GC: n

S: (last access: 17 May 2016); (last access: 17 May 2016).

N: 1. early 13c., fisicien “a healer, a medical practitioner,” from Old French fisiciien “physician, doctor, sage” (12c., Modern French physicien means “physicist”), from fisique “art of healing,” from Latin physica “natural science”. Distinguished from surgeon from c. 1400. The ph- spelling attested from late 14c.
2. Hippocrates, (born c. 460 bc , island of Cos, Greece—died c. 375 , Larissa, Thessaly) ancient Greek physician who lived during Greece’s Classical period and is traditionally regarded as the father of medicine. It is difficult to isolate the facts of Hippocrates’ life from the later tales told about him or to assess his medicine accurately in the face of centuries of reverence for him as the ideal physician. About 60 medical writings have survived that bear his name, most of which were not written by him. He has been revered for his ethical standards in medical practice.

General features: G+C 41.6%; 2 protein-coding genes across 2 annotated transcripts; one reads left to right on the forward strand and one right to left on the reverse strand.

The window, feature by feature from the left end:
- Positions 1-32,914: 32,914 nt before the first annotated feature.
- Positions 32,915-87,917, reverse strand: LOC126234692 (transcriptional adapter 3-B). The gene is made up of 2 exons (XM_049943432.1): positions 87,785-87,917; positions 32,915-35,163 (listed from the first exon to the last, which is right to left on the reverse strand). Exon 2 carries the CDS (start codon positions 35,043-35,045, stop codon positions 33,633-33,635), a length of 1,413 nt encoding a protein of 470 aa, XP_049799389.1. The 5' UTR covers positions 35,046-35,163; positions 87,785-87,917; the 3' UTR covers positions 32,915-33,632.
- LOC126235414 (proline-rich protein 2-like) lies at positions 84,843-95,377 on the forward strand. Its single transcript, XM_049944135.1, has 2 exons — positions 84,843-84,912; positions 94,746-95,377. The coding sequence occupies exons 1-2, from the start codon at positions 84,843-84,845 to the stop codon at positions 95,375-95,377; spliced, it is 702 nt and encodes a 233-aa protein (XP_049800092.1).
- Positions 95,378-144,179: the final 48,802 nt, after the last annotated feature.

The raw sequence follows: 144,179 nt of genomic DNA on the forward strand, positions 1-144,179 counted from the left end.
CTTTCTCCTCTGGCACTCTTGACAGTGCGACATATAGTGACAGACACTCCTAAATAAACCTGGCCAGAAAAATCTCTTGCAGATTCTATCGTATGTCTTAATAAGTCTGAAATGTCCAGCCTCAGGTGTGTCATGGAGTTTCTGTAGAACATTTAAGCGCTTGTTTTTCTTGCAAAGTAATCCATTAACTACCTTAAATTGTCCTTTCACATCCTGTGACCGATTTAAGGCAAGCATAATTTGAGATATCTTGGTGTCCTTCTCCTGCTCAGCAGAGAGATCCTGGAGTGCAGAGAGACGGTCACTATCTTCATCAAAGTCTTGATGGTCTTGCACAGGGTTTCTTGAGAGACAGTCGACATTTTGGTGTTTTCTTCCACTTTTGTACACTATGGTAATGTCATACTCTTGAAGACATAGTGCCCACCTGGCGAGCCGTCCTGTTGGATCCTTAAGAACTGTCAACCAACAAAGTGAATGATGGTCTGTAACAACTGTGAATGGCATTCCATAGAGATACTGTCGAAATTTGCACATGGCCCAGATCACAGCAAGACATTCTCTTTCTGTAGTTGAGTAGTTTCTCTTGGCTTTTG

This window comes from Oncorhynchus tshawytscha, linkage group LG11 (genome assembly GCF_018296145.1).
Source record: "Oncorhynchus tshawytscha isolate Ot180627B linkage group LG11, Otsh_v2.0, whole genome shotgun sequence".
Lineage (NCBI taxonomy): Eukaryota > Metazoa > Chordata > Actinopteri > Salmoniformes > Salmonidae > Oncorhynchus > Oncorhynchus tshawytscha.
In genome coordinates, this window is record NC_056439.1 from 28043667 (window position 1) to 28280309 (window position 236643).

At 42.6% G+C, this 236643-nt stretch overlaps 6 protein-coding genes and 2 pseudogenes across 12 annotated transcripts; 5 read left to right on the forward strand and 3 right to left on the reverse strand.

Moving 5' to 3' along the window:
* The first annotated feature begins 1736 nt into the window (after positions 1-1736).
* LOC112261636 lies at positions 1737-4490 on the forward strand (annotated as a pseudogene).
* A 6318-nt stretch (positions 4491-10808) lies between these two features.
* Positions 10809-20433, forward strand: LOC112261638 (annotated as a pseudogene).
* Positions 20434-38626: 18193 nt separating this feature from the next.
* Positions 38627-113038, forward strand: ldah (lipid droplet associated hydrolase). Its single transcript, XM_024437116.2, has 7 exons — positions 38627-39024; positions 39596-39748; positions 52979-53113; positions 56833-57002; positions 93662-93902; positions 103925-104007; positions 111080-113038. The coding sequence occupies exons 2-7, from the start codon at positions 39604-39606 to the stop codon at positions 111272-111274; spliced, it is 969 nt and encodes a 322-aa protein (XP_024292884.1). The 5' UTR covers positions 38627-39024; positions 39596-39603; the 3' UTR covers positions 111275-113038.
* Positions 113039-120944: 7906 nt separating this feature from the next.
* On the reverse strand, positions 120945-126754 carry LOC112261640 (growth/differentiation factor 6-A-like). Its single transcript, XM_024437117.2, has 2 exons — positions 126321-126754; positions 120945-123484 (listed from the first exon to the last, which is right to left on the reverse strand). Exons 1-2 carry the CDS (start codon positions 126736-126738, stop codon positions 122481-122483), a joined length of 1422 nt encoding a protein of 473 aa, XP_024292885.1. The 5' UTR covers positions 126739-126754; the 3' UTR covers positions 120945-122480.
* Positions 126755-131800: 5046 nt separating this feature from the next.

3. A person skilled in the art of healing; specifically : one educated, clinically experienced, and licensed to practice medicine as usually distinguished from surgery.
4. A physician is an MD (Doctor of Medicine) or DO (Doctor of Osteopathic Medicine). Many people also refer to physicians informally as doctors, eg., “Doctor Smith.” Strictly speaking, however, anyone with a doctorate degree (e.g., PhD, EdD, PharmD (pharmacist), or DDS (dentist)) is a doctor as well.
5. Cultural Interrelation: We can mention The physician, a novel written by Noah Gordon and initially published in 1986.

S: 1. OED – (last access: 17 May 2016). 2. EncBrit – (last access: 17 May 2016). 3. (last access: 17 May 2016). 4. (last access: 17 May 2016). 5. (last access: 17 May 2016).


CR: family physician, medicine.